Your Home Your story reservation Primary 2024: NKY has 10 state legislative races this month; at least one goes to the wire – NKyTribune

Primary 2024: NKY has 10 state legislative races this month; at least one goes to the wire – NKyTribune

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By Jack Brammer
NKyTribune reporter

A Northern Kentucky legislative race between two Republicans is shaping up to be the dirtiest in the state this spring. Allegations about controversial topics such as homosexual hookups, white supremacy and support for Hillary Clinton have surfaced in the 66th House District, which covers part of Boone County. The district represents parts of Burlington and Hebron, as well as Belleview and Petersburg.

In the district’s May 21 Republican primary, TJ (nickname for Theodore Joseph) Roberts of Burlington has called on his opponent, C. Edward Massey of Hebron, to withdraw due to personal attacks.

Thomas Massey, TJ Roberts (photos provided)

Massey, a former two-term state representative, says it is his opponent who started the negative attacks and that he will hit back if he is hit.

The attack-filled race is one of 10 state legislative races this spring involving Boone, Kenton and Campbell counties in Northern Kentucky — three in the Senate and seven in the House of Representatives.

Republicans hold 80 of the 100 seats in the state House and 31 of the 38 seats in the Senate in Kentucky. Republicans will retain control of both chambers this year. The ballot lists all 100 seats in the House of Representatives for two-year terms and half of the Senate seats – those in odd-numbered districts – for four-year terms.

Here’s a look at each of the state legislative races next week in Northern Kentucky. Voter turnout in elections is expected to be low.

Kentucky House (file photo)

Kentucky House

66th district

Both Roberts and Massey – Republican Party candidates in the 66th State House District – are attorneys and graduates of Northern Kentucky University’s Chase College of Law.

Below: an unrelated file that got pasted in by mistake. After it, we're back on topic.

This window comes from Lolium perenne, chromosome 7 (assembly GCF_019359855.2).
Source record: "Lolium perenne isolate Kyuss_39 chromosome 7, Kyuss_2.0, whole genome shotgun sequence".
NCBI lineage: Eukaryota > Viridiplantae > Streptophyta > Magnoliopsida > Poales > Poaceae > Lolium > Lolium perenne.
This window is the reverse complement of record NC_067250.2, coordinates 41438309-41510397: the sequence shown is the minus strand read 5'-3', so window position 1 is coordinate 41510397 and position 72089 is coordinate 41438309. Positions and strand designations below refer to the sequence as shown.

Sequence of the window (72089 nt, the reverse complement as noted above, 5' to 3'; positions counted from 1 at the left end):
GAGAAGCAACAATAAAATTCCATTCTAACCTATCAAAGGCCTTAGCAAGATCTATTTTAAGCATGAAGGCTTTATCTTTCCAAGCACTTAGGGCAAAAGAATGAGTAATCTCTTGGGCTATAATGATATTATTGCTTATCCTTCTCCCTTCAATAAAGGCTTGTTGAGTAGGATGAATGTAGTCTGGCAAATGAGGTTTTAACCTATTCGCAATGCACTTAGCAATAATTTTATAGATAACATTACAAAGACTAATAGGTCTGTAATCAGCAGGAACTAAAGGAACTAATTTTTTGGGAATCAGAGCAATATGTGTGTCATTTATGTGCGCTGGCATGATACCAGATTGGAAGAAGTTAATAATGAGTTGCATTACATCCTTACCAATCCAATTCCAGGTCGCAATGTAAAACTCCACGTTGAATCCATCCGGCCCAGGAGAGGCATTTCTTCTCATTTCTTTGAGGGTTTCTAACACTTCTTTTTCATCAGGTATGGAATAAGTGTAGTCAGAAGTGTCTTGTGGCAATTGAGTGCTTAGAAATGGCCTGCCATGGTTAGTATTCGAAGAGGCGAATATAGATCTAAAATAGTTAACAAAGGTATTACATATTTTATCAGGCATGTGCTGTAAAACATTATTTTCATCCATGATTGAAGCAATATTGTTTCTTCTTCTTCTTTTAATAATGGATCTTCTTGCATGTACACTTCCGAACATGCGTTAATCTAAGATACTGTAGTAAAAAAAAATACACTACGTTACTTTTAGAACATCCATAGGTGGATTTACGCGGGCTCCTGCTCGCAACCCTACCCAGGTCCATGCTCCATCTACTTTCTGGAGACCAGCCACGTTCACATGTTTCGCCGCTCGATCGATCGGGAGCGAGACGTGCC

Both embrace conservative views on key issues like abortion and gun rights, but Roberts also aligns himself with so-called “Liberty” candidates. They are known for their limited governance and strict adherence to the constitution and Christian values. Their ranks in Northern Kentucky include U.S. Rep. Thomas Massie of Lewis County and state Rep. Savannah Maddox of Dry Ridge, both of whom are supporting Roberts.

Massey’s endorsers include Boone County Attorney Bob Neace and former U.N. Ambassador Kelly Craft, an unsuccessful candidate for governor of Kentucky last year.

Massey held the seat in the 66th House for four years and wants to return. He was one of three committee chairmen from Northern Kentucky defeated by Liberty Republicans in the 2022 primaries. He blamed the low turnout – about 10 percent – ​​for his defeat.

He wants to replace the lawmaker who defeated him — Rep. Steve Rawlings, R-Burlington, who is now running for the seat of retiring state Sen. John Schickel, R-Union.

Massey served on the Boone County School Board of Education before becoming a legislator. He served on the school board from 1998 to 2018.

In the House, Massey chaired the Judiciary Committee. He said his return to the Capitol aims, among other things, to properly represent the economically productive 66th District, ensure a strong educational environment through public and private schools and school choice options and improve juvenile justice centers.

Roberts, a lawyer, said he fought for rights and freedoms. In 2020, he sued Gov. Andy Beshear after he banned worship, protests and other activities and won. Roberts has also fought for school choice, constitutional gun bearing, ending vaccine mandates and the end of abortion.

But attacks have dominated the issues in the House race.

Roberts’ campaign has accused Massey of being a Democrat, basing the allegation on a Federal Election Commission report that Massey had donated to Hillary Clinton’s presidential campaign in 2008.

Massey said the money was the price of admission to attend an event where he would hear a presidential candidate speak about education in a private home at the time he was on the school board, and that he did not consider it a campaign donation. He said Roberts’ campaign is trying to smear him with flyers showing him with Clinton.

There was also the appointment of Massey by House leadership to a special panel to investigate whether Governor Beshear should be impeached over his COVID-19 policies. The committee voted unanimously for no impeachment. That only fueled comments from the Liberty side that Massey was close to Democrats.

The Massey campaign, on the other hand, has noted that years ago Roberts met and shook hands with neo-Nazi Richard Spencer, who spoke out about white supremacy. Roberts said he actually took the opportunity to disagree with him about his views on the Jewish people.

“Everything was taken out of context,” Roberts said.